From Round to Square (and back)

For The Emperor's Teacher, scroll down (↓) to "Topics." It's the management book that will rock the world (and break the vase, as you will see). Click or paste the following link for a recent profile of the project:

A new post appears every day at 12:05* (CDT). There's more, though. Take a look at the right-hand side of the page for over four years of material (2,000 posts and growing) from Seinfeld and country music to every single day of the Chinese lunar calendar...translated. Look here ↓ and explore a little. It will take you all the way down the page...from round to square (and back again).
*Occasionally I will leave a long post up for thirty-six hours, and post a shorter entry at noon the next day.

Wednesday, October 30, 2013

From the Geil Archive (36)—Sentimental Geil

[a] Keeping Tickets RF
Click here for other posts written by Guest Contributor Amara Pugens:
1-About Me                                      2-Unlike the Others                      3-One of Earth's Travelers       
4-Don't Call Me Reverend               5-Intellectual Bricoleur                  6-The Perfect 2
7-Sentimental Geil

Today's Guest Contributor on Round and Square is Amara Pugens. Amara is from Brookfield, Wisconsin, and recently  graduated from Beloit College with a B.A. in history and anthropology and a minor in museum studies. She is currently working with four other Beloit College graduates to digitize, process, and research the William Edgar Geil Collection at the Doylestown Historical Society in Pennsylvania.
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Please note that all items marked "DHS" are property of the Doylestown Historical Society, and used with DHS permission. If you wish to use an image, you need permission of the Society. Please contact Robert LaFleur (, and he will put you in contact with the appropriate people.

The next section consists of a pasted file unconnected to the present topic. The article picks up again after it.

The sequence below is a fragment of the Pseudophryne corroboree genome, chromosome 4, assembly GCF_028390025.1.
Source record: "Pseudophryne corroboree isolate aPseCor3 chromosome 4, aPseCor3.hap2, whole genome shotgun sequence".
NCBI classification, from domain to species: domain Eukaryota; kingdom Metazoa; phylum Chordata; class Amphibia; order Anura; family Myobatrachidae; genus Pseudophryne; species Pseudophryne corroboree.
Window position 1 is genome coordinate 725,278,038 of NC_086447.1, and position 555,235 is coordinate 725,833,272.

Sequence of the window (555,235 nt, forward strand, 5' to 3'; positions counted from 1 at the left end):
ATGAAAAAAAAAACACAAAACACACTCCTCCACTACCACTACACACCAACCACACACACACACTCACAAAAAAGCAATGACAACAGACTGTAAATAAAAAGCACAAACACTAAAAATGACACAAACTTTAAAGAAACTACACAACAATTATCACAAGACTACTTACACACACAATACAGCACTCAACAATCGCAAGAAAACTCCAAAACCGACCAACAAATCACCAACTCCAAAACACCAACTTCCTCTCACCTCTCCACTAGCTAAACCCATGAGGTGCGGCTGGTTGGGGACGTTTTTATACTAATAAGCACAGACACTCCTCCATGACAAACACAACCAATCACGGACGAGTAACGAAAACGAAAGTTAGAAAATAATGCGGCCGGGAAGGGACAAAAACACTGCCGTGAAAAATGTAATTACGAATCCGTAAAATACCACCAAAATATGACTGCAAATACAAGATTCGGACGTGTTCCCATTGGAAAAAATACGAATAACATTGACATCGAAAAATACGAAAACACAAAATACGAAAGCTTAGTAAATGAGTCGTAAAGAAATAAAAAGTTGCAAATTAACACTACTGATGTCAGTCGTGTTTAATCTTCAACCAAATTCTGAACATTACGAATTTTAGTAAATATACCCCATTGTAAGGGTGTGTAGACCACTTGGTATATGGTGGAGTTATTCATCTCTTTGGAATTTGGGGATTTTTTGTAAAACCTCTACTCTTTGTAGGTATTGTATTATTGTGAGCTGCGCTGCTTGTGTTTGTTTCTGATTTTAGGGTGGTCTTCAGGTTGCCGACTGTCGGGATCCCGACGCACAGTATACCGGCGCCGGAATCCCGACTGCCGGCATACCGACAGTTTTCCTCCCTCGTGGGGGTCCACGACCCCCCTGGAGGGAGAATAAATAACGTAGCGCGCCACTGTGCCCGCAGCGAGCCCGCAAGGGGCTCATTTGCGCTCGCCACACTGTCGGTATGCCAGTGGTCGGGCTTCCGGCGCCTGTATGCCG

[b] Foochan Ticket DHS

Geil has again made me question my character.

As a Midwesterner on the East Coast, I have been taking the opportunity to visit all the major historical sites; I went to Valley Forge and Gettysburg, and I even ventured to New York City to see the Hamilton Grange Home and the Tenement Museum. Through all my travels, I have kept my ticket stubs and maps in hopes to create a scrapbook of my time in the Mid-Atlantic.

Now I see staring at me, Geil’s ticket to Foochan, China. Geil, in all his travels, also collected items to remember his time in new places. After working so much with his personal papers, which include journal entries and photographs, it should have been no surprise that he would also collect tickets…like me. Geil and I are once again alike.

With all this documentation, Geil was enriching his memory of that moment in time—a time that can never really be recaptured again. He was creating a history of his life and adventures. This discovery of his ticket reminded me of the first document I ever saw in Geil’s archive: an advertisement for one of his public appearances, with his handwritten note “my first lecture.” It seems Geil is a little sentimental.
[c] Geil's First Lecture DHS

So why would Geil and I collect these tickets? We already have written descriptions of our travels and even photographic evidence. So why—already with so much documentation—would Geil (and I) still collect more? Because there is a desire to have a physical link to the past. Why are there thousands of historical sites? Why each day are there hundreds of visitors at Independence Hall and the Statue of Liberty? Because it is human nature to not only remember history, but to also be part of it and be able to physically touch it. By writing about his experiences, taking photographs, and keeping tickets, Geil was capturing the physical aspects of the moments of his life he truly wanted to remember.

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